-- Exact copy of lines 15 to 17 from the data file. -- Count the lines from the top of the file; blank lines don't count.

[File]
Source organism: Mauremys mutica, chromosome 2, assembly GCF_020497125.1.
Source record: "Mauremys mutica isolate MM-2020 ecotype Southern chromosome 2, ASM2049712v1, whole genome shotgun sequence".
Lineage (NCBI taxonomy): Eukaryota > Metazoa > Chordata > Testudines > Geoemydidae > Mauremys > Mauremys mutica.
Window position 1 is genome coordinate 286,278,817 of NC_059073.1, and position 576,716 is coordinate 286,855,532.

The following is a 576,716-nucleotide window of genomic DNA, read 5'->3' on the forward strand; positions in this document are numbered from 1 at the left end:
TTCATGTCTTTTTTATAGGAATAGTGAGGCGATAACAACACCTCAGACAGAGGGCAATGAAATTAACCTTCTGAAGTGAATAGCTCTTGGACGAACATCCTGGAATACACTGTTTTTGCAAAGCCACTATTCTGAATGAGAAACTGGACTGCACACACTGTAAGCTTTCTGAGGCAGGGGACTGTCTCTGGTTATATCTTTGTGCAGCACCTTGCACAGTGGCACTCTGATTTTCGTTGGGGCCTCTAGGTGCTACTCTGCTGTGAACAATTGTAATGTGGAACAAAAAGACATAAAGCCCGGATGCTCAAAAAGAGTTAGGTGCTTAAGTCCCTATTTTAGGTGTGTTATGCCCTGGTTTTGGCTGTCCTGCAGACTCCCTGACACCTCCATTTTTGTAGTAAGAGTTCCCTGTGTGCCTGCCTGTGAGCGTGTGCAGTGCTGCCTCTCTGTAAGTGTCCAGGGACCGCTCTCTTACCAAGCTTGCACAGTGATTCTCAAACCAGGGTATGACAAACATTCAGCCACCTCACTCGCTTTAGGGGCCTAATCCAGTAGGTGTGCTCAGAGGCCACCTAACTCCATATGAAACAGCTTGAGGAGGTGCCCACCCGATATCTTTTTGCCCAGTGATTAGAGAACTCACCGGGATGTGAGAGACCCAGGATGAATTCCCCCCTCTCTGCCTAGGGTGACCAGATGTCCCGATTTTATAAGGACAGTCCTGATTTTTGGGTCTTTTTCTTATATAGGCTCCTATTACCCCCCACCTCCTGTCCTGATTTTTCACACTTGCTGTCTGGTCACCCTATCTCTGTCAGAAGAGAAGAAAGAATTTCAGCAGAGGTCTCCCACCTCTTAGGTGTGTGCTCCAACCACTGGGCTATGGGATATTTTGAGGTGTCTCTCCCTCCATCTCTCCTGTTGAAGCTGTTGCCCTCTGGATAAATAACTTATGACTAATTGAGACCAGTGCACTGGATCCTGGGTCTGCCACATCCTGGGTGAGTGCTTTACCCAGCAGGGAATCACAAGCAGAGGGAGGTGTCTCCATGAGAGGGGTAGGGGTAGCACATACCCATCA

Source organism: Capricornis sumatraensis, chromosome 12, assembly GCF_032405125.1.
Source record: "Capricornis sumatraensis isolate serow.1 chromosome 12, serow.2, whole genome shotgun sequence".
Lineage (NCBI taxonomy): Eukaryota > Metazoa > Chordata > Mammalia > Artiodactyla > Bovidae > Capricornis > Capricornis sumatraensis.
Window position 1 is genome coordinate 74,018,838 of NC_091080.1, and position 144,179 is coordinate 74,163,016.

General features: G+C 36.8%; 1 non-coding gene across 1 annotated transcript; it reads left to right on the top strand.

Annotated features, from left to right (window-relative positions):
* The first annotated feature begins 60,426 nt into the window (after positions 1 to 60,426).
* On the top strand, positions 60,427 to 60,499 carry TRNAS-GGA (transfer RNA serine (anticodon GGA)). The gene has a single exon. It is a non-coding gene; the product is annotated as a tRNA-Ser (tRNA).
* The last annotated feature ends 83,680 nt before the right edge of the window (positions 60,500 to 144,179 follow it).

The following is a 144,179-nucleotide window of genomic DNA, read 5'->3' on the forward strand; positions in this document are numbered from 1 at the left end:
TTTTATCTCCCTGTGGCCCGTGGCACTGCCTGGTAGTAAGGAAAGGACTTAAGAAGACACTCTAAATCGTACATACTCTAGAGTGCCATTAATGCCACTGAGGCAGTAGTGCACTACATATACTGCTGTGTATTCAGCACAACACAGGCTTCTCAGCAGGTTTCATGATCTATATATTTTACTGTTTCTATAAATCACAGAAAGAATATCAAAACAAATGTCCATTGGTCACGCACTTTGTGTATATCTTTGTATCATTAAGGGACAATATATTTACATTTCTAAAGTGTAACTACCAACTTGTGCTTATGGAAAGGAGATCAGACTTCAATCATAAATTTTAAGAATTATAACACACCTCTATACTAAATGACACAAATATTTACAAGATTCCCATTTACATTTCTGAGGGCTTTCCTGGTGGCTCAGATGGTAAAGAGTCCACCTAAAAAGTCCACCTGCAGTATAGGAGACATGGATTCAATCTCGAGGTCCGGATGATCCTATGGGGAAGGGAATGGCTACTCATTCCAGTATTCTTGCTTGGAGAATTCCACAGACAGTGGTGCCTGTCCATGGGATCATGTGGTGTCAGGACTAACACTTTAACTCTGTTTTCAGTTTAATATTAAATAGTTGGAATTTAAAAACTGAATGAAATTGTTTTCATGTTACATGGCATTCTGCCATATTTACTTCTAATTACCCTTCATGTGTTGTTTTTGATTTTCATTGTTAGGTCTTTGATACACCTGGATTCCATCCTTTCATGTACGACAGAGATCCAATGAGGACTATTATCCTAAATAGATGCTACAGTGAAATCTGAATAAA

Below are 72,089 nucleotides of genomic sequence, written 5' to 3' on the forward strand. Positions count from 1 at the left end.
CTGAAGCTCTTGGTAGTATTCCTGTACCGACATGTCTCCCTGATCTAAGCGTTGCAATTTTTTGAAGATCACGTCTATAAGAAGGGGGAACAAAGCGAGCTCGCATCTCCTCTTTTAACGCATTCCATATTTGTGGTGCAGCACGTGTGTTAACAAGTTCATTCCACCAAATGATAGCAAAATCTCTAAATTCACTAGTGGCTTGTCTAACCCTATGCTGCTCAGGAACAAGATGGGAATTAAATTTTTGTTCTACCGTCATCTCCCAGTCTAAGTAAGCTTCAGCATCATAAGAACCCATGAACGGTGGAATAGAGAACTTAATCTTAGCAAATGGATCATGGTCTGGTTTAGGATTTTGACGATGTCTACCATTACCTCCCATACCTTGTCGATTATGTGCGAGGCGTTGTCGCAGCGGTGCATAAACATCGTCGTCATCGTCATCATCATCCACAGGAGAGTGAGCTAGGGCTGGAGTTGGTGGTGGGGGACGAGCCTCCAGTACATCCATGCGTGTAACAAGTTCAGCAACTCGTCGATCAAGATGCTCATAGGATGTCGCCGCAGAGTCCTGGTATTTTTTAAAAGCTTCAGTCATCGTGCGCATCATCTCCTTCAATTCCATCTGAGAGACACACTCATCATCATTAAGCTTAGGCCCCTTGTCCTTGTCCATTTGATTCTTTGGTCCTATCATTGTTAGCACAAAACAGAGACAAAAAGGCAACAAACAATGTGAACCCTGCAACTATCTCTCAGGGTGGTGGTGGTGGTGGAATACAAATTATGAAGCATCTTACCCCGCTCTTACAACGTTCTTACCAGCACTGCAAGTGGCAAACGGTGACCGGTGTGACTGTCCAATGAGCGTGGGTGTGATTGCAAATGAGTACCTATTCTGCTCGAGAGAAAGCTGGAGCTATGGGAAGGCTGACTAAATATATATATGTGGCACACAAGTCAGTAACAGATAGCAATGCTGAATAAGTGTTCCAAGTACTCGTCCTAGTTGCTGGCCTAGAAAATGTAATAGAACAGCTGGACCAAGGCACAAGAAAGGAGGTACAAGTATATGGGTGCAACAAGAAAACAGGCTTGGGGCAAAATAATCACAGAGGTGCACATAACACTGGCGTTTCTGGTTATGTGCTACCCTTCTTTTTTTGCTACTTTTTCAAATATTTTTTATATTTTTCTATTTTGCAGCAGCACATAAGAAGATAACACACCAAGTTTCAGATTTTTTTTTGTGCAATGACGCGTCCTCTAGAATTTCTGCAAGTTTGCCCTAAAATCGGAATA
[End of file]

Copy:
* The last annotated feature ends 83,680 nt before the right edge of the window (positions 60,500 to 144,179 follow it).

The following is a 144,179-nucleotide window of genomic DNA, read 5'->3' on the forward strand; positions in this document are numbered from 1 at the left end:
TTTTATCTCCCTGTGGCCCGTGGCACTGCCTGGTAGTAAGGAAAGGACTTAAGAAGACACTCTAAATCGTACATACTCTAGAGTGCCATTAATGCCACTGAGGCAGTAGTGCACTACATATACTGCTGTGTATTCAGCACAACACAGGCTTCTCAGCAGGTTTCATGATCTATATATTTTACTGTTTCTATAAATCACAGAAAGAATATCAAAACAAATGTCCATTGGTCACGCACTTTGTGTATATCTTTGTATCATTAAGGGACAATATATTTACATTTCTAAAGTGTAACTACCAACTTGTGCTTATGGAAAGGAGATCAGACTTCAATCATAAATTTTAAGAATTATAACACACCTCTATACTAAATGACACAAATATTTACAAGATTCCCATTTACATTTCTGAGGGCTTTCCTGGTGGCTCAGATGGTAAAGAGTCCACCTAAAAAGTCCACCTGCAGTATAGGAGACATGGATTCAATCTCGAGGTCCGGATGATCCTATGGGGAAGGGAATGGCTACTCATTCCAGTATTCTTGCTTGGAGAATTCCACAGACAGTGGTGCCTGTCCATGGGATCATGTGGTGTCAGGACTAACACTTTAACTCTGTTTTCAGTTTAATATTAAATAGTTGGAATTTAAAAACTGAATGAAATTGTTTTCATGTTACATGGCATTCTGCCATATTTACTTCTAATTACCCTTCATGTGTTGTTTTTGATTTTCATTGTTAGGTCTTTGATACACCTGGATTCCATCCTTTCATGTACGACAGAGATCCAATGAGGACTATTATCCTAAATAGATGCTACAGTGAAATCTGAATAAA